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:: A Place For Me (aka Stuck in Love)

Too often debut directors indulge themselves in the autobiographical, egotistically mistaking their own existential banality for something distinct and insightful. Indie films are by far the greatest proponents of such self-indulgent fodder, so it was with a jaded scepticism that I approached A Place For Me. Thankfully, however, first-time writer-director Josh Boone transcends the autobiographical drama’s lacklustre brethren into something far more universal, crystalising itself as a beautifully crafted affirmation of love on all levels.

William Borgens (Greg Kinnear) is an acclaimed author who hasn’t written a word since his ex-wife, Erica (Jennifer Connelly), left him 3 years ago for another man. William has been left to raise their teenage son, Rusty (Nat Wolff), an avid Stephen King fan who is discovering love for the first time with the troubled Kate (Liana Liberato). Rusty’s sister, Samantha (Lily Collins), however is determined to avoid love at all costs, and has comfortably locked into a cycle of casual sex. She is also publishing her first novel as she meets the kind, caring Lou (Logan Lerman) who will stop at nothing to win her over.

A story like this will often, almost organically, dematerialise into a sickly-sweet perfume-cloud of sentiment, but Boone proves himself a craftsman, delivering a sensitive, measured and intimate personal drama. It is a veritable treat when a writer-director fully utilises his duality of function, marrying the writer’s intimacy with the story and the director’s translation of tone through vision and performance. Boone’s directing style is in harmony with the story; a well-struck balance that allows the strong script space to breathe. He has also managed to evoke excellent performances.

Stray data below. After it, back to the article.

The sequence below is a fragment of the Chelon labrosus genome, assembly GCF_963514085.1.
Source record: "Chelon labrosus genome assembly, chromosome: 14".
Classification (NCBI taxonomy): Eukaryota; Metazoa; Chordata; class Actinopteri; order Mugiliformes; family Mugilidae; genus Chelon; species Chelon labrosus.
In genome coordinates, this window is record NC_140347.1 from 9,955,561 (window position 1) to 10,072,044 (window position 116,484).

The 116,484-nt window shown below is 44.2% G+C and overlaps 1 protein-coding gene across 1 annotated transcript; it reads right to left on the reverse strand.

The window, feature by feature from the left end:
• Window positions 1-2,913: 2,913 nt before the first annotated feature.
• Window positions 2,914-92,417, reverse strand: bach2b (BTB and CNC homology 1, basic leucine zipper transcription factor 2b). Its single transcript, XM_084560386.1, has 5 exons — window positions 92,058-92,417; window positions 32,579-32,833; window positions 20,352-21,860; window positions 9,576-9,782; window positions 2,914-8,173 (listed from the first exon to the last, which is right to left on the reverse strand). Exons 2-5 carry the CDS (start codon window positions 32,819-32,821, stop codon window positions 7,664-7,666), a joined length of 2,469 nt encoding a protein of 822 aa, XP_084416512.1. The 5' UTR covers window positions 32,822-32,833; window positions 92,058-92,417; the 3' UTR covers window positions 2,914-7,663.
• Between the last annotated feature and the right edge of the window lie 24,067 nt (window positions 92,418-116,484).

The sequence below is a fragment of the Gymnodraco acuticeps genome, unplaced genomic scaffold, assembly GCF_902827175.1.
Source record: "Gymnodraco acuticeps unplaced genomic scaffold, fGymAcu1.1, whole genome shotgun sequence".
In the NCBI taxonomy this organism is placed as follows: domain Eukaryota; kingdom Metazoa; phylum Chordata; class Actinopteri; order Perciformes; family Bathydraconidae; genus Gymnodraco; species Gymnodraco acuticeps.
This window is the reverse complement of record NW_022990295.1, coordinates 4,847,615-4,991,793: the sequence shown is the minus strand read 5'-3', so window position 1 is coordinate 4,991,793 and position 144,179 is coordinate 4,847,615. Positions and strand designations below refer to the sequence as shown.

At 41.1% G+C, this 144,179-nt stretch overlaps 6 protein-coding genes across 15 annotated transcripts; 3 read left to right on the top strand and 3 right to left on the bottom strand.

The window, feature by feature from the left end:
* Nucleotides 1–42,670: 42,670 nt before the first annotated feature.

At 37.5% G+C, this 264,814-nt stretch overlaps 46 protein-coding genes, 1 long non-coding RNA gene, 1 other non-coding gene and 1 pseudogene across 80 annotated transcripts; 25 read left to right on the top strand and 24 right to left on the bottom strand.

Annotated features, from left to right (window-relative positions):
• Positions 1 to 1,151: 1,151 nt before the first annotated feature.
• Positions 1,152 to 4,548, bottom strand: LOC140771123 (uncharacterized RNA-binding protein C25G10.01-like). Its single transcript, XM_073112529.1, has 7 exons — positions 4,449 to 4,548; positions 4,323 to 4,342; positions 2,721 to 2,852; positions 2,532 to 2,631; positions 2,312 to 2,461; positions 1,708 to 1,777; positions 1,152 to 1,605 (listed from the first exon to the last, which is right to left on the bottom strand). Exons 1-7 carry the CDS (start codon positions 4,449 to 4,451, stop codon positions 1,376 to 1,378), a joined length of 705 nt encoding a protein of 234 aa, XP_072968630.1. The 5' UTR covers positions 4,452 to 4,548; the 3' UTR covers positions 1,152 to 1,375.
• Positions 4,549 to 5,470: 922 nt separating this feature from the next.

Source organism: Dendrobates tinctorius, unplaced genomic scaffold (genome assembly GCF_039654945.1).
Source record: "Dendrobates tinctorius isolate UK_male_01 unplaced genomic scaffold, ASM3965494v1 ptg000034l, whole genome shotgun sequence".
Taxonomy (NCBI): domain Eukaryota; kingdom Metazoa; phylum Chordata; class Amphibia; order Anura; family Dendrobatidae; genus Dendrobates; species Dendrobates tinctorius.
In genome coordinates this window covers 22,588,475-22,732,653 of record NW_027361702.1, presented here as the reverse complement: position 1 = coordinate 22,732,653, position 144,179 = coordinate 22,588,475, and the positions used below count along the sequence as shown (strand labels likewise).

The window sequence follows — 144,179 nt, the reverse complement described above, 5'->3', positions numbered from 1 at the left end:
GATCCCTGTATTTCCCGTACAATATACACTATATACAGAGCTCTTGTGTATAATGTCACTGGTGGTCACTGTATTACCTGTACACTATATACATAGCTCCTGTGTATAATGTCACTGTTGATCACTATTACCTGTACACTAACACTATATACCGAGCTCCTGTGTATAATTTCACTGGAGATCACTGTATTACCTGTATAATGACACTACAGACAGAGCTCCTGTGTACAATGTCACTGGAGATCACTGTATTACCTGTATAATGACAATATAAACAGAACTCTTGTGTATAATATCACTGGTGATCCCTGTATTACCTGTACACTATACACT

The premise at a glance is simple—uninteresting even—and completely undersells the emotional complexity of the story. For the 96 minutes you are involved in Boone’s world, you will be taken through a comprehensive array of emotions all orbiting around the central theme of love. While the territory explored may be nothing groundbreaking, it is handled with patience, care and a heartfelt understanding that transcends the banal circumstances into something deeply affecting and infinitely relatable. There is an honesty of cause here: Boone doesn’t promise answers to the eternal enigma of the human heart, he is simply sharing his observations and experiences. It’s deeply personal yet universal, it’s philosophical without being dense, its sentimental without being excessive. This is modest, real filmmaking—a film whose sensitive, humanist sensibilities affirm the concept of the family unit and the diverse and enigmatic pangs of the human heart.

A Place for Me is a beautiful, life-affirming and rewarding personal drama. Its honesty is stirring, its emotion is real, its relatability is highly affective. While only May, A Place for Me could well be one of the dark horses of the year.